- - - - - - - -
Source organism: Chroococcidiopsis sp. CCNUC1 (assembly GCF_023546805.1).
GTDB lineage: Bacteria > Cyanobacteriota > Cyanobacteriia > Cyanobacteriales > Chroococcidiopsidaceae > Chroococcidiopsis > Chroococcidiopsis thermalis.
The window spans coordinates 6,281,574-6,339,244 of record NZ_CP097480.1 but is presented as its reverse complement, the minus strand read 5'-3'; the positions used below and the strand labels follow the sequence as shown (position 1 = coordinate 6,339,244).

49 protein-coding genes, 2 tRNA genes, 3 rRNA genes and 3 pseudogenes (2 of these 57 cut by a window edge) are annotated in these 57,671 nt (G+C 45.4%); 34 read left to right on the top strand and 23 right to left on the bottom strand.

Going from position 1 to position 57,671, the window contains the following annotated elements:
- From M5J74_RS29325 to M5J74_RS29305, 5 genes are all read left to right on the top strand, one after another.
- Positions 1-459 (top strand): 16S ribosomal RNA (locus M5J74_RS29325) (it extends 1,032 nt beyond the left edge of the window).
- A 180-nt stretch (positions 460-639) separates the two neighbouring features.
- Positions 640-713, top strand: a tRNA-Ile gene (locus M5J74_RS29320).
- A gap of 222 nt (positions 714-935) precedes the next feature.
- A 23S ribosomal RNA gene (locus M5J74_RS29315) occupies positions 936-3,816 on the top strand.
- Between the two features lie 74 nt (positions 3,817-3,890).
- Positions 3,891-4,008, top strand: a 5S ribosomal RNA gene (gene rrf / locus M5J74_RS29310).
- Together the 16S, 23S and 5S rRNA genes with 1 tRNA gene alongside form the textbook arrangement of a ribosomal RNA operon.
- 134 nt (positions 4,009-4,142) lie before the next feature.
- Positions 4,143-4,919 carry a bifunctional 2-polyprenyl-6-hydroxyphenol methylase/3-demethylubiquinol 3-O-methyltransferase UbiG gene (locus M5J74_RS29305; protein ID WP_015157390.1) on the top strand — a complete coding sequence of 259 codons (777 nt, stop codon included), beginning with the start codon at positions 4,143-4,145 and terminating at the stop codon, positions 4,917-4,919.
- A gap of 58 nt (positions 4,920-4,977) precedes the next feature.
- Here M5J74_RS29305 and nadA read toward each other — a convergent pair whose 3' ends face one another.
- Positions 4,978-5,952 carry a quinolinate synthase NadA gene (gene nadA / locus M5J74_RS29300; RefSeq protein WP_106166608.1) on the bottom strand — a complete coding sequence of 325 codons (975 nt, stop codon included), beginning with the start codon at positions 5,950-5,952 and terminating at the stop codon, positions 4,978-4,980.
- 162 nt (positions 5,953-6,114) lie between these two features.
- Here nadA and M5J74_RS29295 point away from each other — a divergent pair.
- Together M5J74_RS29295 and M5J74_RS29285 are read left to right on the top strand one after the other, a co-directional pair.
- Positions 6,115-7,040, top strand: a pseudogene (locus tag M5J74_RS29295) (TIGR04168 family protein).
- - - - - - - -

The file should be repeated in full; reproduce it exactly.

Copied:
Source organism: Chroococcidiopsis sp. CCNUC1 (assembly GCF_023546805.1).
GTDB lineage: Bacteria > Cyanobacteriota > Cyanobacteriia > Cyanobacteriales > Chroococcidiopsidaceae > Chroococcidiopsis > Chroococcidiopsis thermalis.
The window spans coordinates 6,281,574-6,339,244 of record NZ_CP097480.1 but is presented as its reverse complement, the minus strand read 5'-3'; the positions used below and the strand labels follow the sequence as shown (position 1 = coordinate 6,339,244).

49 protein-coding genes, 2 tRNA genes, 3 rRNA genes and 3 pseudogenes (2 of these 57 cut by a window edge) are annotated in these 57,671 nt (G+C 45.4%); 34 read left to right on the top strand and 23 right to left on the bottom strand.

Going from position 1 to position 57,671, the window contains the following annotated elements:
- From M5J74_RS29325 to M5J74_RS29305, 5 genes are all read left to right on the top strand, one after another.
- Positions 1-459 (top strand): 16S ribosomal RNA (locus M5J74_RS29325) (it extends 1,032 nt beyond the left edge of the window).
- A 180-nt stretch (positions 460-639) separates the two neighbouring features.
- Positions 640-713, top strand: a tRNA-Ile gene (locus M5J74_RS29320).
- A gap of 222 nt (positions 714-935) precedes the next feature.
- A 23S ribosomal RNA gene (locus M5J74_RS29315) occupies positions 936-3,816 on the top strand.
- Between the two features lie 74 nt (positions 3,817-3,890).
- Positions 3,891-4,008, top strand: a 5S ribosomal RNA gene (gene rrf / locus M5J74_RS29310).
- Together the 16S, 23S and 5S rRNA genes with 1 tRNA gene alongside form the textbook arrangement of a ribosomal RNA operon.
- 134 nt (positions 4,009-4,142) lie before the next feature.
- Positions 4,143-4,919 carry a bifunctional 2-polyprenyl-6-hydroxyphenol methylase/3-demethylubiquinol 3-O-methyltransferase UbiG gene (locus M5J74_RS29305; protein ID WP_015157390.1) on the top strand — a complete coding sequence of 259 codons (777 nt, stop codon included), beginning with the start codon at positions 4,143-4,145 and terminating at the stop codon, positions 4,917-4,919.
- A gap of 58 nt (positions 4,920-4,977) precedes the next feature.
- Here M5J74_RS29305 and nadA read toward each other — a convergent pair whose 3' ends face one another.
- Positions 4,978-5,952 carry a quinolinate synthase NadA gene (gene nadA / locus M5J74_RS29300; RefSeq protein WP_106166608.1) on the bottom strand — a complete coding sequence of 325 codons (975 nt, stop codon included), beginning with the start codon at positions 5,950-5,952 and terminating at the stop codon, positions 4,978-4,980.
- 162 nt (positions 5,953-6,114) lie between these two features.
- Here nadA and M5J74_RS29295 point away from each other — a divergent pair.
- Together M5J74_RS29295 and M5J74_RS29285 are read left to right on the top strand one after the other, a co-directional pair.
- Positions 6,115-7,040, top strand: a pseudogene (locus tag M5J74_RS29295) (TIGR04168 family protein).